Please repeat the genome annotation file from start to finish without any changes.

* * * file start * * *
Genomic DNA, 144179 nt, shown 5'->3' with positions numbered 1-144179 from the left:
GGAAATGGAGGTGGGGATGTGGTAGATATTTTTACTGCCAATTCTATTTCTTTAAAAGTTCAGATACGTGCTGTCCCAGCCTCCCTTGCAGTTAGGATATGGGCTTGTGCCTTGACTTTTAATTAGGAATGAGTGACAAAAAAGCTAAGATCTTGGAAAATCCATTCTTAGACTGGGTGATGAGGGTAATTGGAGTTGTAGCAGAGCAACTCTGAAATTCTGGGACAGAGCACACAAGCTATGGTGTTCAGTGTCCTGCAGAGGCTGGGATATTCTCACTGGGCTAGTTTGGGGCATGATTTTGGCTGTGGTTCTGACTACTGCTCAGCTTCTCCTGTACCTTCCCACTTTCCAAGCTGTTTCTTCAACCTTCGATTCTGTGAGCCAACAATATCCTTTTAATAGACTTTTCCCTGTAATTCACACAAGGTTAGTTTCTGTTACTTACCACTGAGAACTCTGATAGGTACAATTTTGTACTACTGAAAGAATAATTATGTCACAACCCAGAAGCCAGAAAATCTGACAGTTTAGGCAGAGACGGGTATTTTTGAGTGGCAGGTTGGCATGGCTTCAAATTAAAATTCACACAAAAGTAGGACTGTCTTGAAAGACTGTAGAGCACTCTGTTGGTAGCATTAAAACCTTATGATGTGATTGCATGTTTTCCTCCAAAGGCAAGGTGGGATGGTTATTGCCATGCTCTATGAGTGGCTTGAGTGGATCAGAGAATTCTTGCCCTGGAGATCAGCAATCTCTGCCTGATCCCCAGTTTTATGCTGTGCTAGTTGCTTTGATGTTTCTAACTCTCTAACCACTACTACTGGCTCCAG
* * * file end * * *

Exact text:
Genomic DNA, 144179 nt, shown 5'->3' with positions numbered 1-144179 from the left:
GGAAATGGAGGTGGGGATGTGGTAGATATTTTTACTGCCAATTCTATTTCTTTAAAAGTTCAGATACGTGCTGTCCCAGCCTCCCTTGCAGTTAGGATATGGGCTTGTGCCTTGACTTTTAATTAGGAATGAGTGACAAAAAAGCTAAGATCTTGGAAAATCCATTCTTAGACTGGGTGATGAGGGTAATTGGAGTTGTAGCAGAGCAACTCTGAAATTCTGGGACAGAGCACACAAGCTATGGTGTTCAGTGTCCTGCAGAGGCTGGGATATTCTCACTGGGCTAGTTTGGGGCATGATTTTGGCTGTGGTTCTGACTACTGCTCAGCTTCTCCTGTACCTTCCCACTTTCCAAGCTGTTTCTTCAACCTTCGATTCTGTGAGCCAACAATATCCTTTTAATAGACTTTTCCCTGTAATTCACACAAGGTTAGTTTCTGTTACTTACCACTGAGAACTCTGATAGGTACAATTTTGTACTACTGAAAGAATAATTATGTCACAACCCAGAAGCCAGAAAATCTGACAGTTTAGGCAGAGACGGGTATTTTTGAGTGGCAGGTTGGCATGGCTTCAAATTAAAATTCACACAAAAGTAGGACTGTCTTGAAAGACTGTAGAGCACTCTGTTGGTAGCATTAAAACCTTATGATGTGATTGCATGTTTTCCTCCAAAGGCAAGGTGGGATGGTTATTGCCATGCTCTATGAGTGGCTTGAGTGGATCAGAGAATTCTTGCCCTGGAGATCAGCAATCTCTGCCTGATCCCCAGTTTTATGCTGTGCTAGTTGCTTTGATGTTTCTAACTCTCTAACCACTACTACTGGCTCCAG